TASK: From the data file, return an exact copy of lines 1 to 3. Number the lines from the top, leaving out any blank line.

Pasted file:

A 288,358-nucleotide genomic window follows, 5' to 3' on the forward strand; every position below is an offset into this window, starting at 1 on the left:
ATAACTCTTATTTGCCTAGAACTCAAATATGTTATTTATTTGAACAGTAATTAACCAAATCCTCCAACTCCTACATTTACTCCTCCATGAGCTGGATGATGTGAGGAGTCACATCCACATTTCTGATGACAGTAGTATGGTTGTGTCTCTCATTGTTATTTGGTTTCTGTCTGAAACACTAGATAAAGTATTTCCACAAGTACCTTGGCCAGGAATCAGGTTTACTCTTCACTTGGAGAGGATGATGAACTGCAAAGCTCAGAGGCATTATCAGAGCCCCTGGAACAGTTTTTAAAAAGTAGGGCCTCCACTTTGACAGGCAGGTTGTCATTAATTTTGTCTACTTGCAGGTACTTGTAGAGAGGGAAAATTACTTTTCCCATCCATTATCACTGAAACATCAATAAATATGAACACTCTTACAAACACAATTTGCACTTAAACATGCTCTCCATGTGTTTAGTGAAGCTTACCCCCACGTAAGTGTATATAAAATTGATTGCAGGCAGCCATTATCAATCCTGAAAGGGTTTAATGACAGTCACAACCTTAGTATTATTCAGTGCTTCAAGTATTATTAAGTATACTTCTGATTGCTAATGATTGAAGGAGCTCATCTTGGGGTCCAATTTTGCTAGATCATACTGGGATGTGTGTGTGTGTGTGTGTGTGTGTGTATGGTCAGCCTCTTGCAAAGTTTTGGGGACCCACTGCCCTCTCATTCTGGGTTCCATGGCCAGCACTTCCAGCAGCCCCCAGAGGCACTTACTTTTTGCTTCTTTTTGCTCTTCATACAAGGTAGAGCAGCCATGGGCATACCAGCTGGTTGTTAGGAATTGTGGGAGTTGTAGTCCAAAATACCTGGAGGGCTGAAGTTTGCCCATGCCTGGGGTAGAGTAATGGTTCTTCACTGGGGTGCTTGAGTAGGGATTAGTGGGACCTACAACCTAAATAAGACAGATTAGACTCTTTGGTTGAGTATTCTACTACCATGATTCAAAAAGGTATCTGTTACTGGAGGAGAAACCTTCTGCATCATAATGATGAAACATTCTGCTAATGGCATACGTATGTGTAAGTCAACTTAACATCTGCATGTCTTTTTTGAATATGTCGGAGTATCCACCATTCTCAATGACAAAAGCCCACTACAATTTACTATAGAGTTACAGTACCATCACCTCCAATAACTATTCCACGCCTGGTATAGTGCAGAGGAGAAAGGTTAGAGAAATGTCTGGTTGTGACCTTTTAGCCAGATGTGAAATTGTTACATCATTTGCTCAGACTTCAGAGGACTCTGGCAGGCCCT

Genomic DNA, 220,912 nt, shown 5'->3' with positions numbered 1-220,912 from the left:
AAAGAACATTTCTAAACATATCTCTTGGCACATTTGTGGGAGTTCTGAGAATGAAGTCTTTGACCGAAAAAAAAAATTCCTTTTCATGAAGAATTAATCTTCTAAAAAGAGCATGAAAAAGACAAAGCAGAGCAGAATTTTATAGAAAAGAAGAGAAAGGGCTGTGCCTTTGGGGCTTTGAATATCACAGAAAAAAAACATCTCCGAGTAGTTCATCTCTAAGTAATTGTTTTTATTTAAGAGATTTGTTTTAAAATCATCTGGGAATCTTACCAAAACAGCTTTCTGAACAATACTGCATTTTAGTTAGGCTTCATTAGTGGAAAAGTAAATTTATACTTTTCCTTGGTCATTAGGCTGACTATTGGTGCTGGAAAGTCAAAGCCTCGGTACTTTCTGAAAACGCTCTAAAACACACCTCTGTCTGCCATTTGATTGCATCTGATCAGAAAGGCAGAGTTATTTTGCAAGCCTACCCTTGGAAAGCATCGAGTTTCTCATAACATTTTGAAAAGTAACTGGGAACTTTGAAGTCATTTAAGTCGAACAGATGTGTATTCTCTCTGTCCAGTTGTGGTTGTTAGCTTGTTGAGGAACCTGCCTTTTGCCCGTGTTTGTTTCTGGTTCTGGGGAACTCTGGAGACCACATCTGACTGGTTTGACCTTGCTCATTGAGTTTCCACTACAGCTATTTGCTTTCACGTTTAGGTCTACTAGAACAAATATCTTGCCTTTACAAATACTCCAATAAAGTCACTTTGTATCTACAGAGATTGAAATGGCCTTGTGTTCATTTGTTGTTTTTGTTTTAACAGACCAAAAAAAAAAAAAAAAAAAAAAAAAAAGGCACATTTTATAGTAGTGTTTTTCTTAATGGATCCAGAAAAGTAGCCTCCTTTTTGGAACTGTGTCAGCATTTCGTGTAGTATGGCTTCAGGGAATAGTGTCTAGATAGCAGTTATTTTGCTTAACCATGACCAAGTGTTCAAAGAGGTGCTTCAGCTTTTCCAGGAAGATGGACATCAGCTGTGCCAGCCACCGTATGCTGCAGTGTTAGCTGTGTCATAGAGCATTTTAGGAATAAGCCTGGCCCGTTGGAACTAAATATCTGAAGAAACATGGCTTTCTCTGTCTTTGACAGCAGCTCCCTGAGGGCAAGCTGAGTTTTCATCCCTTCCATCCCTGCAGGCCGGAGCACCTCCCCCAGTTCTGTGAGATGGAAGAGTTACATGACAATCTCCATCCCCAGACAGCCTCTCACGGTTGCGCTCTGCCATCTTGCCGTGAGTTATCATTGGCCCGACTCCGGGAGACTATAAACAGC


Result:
A 288,358-nucleotide genomic window follows, 5' to 3' on the forward strand; every position below is an offset into this window, starting at 1 on the left:
ATAACTCTTATTTGCCTAGAACTCAAATATGTTATTTATTTGAACAGTAATTAACCAAATCCTCCAACTCCTACATTTACTCCTCCATGAGCTGGATGATGTGAGGAGTCACATCCACATTTCTGATGACAGTAGTATGGTTGTGTCTCTCATTGTTATTTGGTTTCTGTCTGAAACACTAGATAAAGTATTTCCACAAGTACCTTGGCCAGGAATCAGGTTTACTCTTCACTTGGAGAGGATGATGAACTGCAAAGCTCAGAGGCATTATCAGAGCCCCTGGAACAGTTTTTAAAAAGTAGGGCCTCCACTTTGACAGGCAGGTTGTCATTAATTTTGTCTACTTGCAGGTACTTGTAGAGAGGGAAAATTACTTTTCCCATCCATTATCACTGAAACATCAATAAATATGAACACTCTTACAAACACAATTTGCACTTAAACATGCTCTCCATGTGTTTAGTGAAGCTTACCCCCACGTAAGTGTATATAAAATTGATTGCAGGCAGCCATTATCAATCCTGAAAGGGTTTAATGACAGTCACAACCTTAGTATTATTCAGTGCTTCAAGTATTATTAAGTATACTTCTGATTGCTAATGATTGAAGGAGCTCATCTTGGGGTCCAATTTTGCTAGATCATACTGGGATGTGTGTGTGTGTGTGTGTGTGTGTGTATGGTCAGCCTCTTGCAAAGTTTTGGGGACCCACTGCCCTCTCATTCTGGGTTCCATGGCCAGCACTTCCAGCAGCCCCCAGAGGCACTTACTTTTTGCTTCTTTTTGCTCTTCATACAAGGTAGAGCAGCCATGGGCATACCAGCTGGTTGTTAGGAATTGTGGGAGTTGTAGTCCAAAATACCTGGAGGGCTGAAGTTTGCCCATGCCTGGGGTAGAGTAATGGTTCTTCACTGGGGTGCTTGAGTAGGGATTAGTGGGACCTACAACCTAAATAAGACAGATTAGACTCTTTGGTTGAGTATTCTACTACCATGATTCAAAAAGGTATCTGTTACTGGAGGAGAAACCTTCTGCATCATAATGATGAAACATTCTGCTAATGGCATACGTATGTGTAAGTCAACTTAACATCTGCATGTCTTTTTTGAATATGTCGGAGTATCCACCATTCTCAATGACAAAAGCCCACTACAATTTACTATAGAGTTACAGTACCATCACCTCCAATAACTATTCCACGCCTGGTATAGTGCAGAGGAGAAAGGTTAGAGAAATGTCTGGTTGTGACCTTTTAGCCAGATGTGAAATTGTTACATCATTTGCTCAGACTTCAGAGGACTCTGGCAGGCCCT

Genomic DNA, 220,912 nt, shown 5'->3' with positions numbered 1-220,912 from the left: